But counsel for the petitioner has cited to me provisions of the 1995 Uganda Constitution which seek to place all human being as equals before the law. Article 31(1) of the Constitution provides: “Men and women of the age of eighteen years and above, have the right to marry and found a family and are entitled to equal rights in Marriage and its dissolution.
Article 33(1) of the Constitution reads:
“Women shall be accorded full and equal dignity of the person with men”
Article 34(4) reads:-
“Women shall have the right to equal treatment with men and that right shall include equal opportunities in political, economic and social activities.
Article 33(4) provides:
“Laws cultures, customs or traditions which are against the dignity, welfare, or interest of women or which undermines their status are prohibited by this Constitution.
The summary of all the above provisions of the Constitution is contained in Article 273(1) and (2) of the Constitution, where it is provided in 273(1)”
“Subject to the provisions of this Article, the operation of existing laws after the coming in force of this Constitution shall not be affected by the coming in force of this Constitution, but the existing law shall be construed with such modifications adoptions, qualifications and exceptions as may be necessary to bring it into conformity with this constitution.
“For the purpose of this Article, the expression “existing law” means the written and unwritten law of Uganda or any part of it as existed immediately before the coming in force of this constitution, including any Act of Parliament or Statute or Statutory Instrument enacted or made before that date which is to come into force on or after that date.
Article 2(1) of the Constitution provides:
“This constitution is the Supreme Law of Uganda and shall have the binding force on all authorities and persons throughout Uganda”.
Articles 2(2) of the constitution reads:
“If any other law or any custom is inconsistent with any of the provisions of this constitution, the Constitution shall prevail and that other law or custom shall, to the extent of the inconsistency, be void.
Article 21(1)(2) and (3) of the Constitution provides for equality equal protection of every human being before the law and that no person shall be discriminated against on the ground of that person’s sex-tribe creed, social or political standing or his or her physical disability.
Lastly – the Judicature Statute confers upon the high Court jurisdiction which it exercises in conformity with the Constitution, written law, equity, common law, customs, see section 16 of the Judicature Statute.
The effect of all these constitutional provisions is to show that sections 5 and 6 of the Divorce Act are inconsistent with the Constitution in that they create different set of rights, opportunities and treatment for men and women to the same institution of marriage.
If sections 5 and 6 of the Divorce Act are to be given effect, their aspects which infringe the above quoted provisions of the Constitution cannot be enforced or relied upon as good law.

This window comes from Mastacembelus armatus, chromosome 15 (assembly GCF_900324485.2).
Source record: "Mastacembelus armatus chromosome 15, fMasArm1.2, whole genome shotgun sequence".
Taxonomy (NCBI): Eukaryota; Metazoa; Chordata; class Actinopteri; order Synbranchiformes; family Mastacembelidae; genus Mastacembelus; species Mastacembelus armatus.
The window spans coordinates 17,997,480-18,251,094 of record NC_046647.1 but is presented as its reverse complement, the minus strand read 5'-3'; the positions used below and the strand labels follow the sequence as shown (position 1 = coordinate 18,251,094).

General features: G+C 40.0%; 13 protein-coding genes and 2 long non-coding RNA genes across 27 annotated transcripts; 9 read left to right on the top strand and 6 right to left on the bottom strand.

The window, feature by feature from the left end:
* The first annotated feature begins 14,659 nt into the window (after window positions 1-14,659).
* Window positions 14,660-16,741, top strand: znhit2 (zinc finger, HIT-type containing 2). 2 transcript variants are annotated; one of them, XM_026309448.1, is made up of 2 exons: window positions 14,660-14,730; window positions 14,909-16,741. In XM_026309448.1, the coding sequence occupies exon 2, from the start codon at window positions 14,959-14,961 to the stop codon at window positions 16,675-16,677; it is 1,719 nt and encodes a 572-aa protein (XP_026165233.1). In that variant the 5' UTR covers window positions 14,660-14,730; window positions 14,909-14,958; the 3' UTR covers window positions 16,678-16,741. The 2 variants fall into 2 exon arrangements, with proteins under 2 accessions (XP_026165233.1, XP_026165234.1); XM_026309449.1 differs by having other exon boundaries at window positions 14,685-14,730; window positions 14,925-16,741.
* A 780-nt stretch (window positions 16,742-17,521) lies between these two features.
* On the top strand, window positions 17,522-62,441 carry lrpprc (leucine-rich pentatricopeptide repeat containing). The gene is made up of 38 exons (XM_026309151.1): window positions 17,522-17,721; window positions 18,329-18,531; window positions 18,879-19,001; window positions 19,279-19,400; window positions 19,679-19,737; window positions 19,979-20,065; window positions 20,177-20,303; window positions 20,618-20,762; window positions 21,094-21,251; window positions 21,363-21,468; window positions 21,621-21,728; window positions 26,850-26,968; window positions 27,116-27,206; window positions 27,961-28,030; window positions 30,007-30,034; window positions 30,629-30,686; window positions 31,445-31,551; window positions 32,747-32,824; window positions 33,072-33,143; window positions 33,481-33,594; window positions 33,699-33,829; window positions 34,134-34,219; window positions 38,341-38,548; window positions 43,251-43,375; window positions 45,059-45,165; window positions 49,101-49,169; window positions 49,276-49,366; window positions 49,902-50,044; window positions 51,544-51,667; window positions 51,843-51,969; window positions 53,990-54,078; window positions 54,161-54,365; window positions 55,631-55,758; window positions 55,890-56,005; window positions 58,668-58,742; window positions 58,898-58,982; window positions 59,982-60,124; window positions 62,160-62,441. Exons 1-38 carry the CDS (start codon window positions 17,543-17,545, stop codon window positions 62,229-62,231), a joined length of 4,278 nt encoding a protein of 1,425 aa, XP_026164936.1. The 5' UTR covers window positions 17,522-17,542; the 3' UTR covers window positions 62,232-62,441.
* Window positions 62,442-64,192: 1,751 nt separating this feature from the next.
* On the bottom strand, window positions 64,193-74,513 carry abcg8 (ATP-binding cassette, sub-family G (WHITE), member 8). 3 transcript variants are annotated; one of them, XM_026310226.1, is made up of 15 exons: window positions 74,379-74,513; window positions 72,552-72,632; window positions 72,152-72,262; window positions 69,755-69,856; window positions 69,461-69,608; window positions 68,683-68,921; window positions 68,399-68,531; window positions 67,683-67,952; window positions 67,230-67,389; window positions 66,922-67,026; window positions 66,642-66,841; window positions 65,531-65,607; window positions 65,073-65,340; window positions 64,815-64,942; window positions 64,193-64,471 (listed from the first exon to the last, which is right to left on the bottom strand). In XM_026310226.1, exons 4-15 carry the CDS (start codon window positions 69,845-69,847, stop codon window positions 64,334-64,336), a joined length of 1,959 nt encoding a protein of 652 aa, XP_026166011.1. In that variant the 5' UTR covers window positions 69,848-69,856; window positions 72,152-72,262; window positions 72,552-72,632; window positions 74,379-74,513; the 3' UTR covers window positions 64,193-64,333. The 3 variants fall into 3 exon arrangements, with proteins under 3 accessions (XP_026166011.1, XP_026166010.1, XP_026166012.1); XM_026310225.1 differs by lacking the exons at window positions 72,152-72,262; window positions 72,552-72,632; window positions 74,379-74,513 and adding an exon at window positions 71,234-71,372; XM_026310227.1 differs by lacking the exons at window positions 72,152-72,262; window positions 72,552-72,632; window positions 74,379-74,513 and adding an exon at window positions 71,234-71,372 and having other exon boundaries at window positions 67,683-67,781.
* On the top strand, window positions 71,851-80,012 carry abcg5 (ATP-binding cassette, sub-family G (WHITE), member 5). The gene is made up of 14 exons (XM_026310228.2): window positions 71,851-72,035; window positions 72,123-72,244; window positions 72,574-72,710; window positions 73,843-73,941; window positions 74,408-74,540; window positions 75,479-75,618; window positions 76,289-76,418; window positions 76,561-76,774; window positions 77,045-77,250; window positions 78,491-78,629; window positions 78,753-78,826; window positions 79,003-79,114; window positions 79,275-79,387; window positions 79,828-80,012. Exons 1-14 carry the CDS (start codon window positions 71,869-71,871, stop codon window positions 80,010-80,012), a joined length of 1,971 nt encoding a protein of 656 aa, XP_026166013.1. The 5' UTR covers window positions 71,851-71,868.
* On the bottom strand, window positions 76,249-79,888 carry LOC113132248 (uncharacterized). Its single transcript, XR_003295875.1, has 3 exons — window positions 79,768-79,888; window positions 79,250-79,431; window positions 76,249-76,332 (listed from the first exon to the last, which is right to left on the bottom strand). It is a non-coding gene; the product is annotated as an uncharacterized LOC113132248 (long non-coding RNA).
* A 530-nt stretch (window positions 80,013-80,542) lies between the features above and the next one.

The principle of equal rights and opportunities before the law, therefore, requires that the wife may sue for divorce of her marriage on the ground of adultery alone, in the same way as the husband is entitled to do under that section. (Section 5 of the Divorce Act).
In the result, therefore, I hold that the petitioner’s petition as well as respondent cross-petition are both competent and valid before the court.
Both the petitioner and the respondent have relied on each other’s adultery in their prayers for the dissolution of their marriage. Both have admitted the fact of adultery.
Adultery can be proved by a party adducing evidence to prove the same or by the adulterer admitting the fact of adultery or by circumstantial evidence. It must be remembered that whoever desires court to give judgment as to his/her legal right or liability must produce evidence of the facts he asserts exist.
See: sections 100-103 of the Evidence Act.
Muller vs. Minister of Pensions (1947) 2 All E. R. 372.
Adultery, on the part of both the petitioner and the respondent has been admitted and hence proved by their express pleadings in the petition and cross-petition, under Order X1 rule 1 of the C. P. R. any party to a suit may give notice by his pleadings or otherwise in writing that he admits the truth of the whole or any part of the case of any other party. A fact, once admitted, need not be proved and the plaintiff is entitled to judgment on the defendant’s admission of his claim.
See: Pan African Insurance Co.
Uganda Airlines, (1985) HCB 53-4
Once the admission is made, the party making the same will not normally be allowed to resile from a pleaded admission unless made under a genuine mistake of fact.
See: International Life Insurance Company. (U) Ltd
Civil Application 12/1968
Court of Appeal – Kenya.
See: (i) Gower vrs Gower (1950) 1 All E. R. 804 (C. A),
(ii) Bater vs Bater (1951) Probate 35 (C. A.)
Notwithstanding the admissions of adultery by both the petitioner and respondent, I find that neither of them has connived with the other to bring the present proceedings, neither of them has condoned the other partner’s adultery and neither the petitioner nor the respondent have colluded with the other to institute these divorce proceedings.
See: sections 8 of the Divorce Act.
Therefore court do hereby pronounce nisi for the dissolution of the petitioner’s and respondent’s marriage respectively.
After the decree nisi has been pronounced the court has to consider who of the parties to the marriage shall have the custody of the children. Section 30 of the Divorce Act provides that the order as to custody, maintenance and education of the child or children as it deems fit. The guiding principle that the court must address is the welfare of that child or those children. What the welfare principal means is contained in sections 4 – 6 and the First schedule of the Children Statute.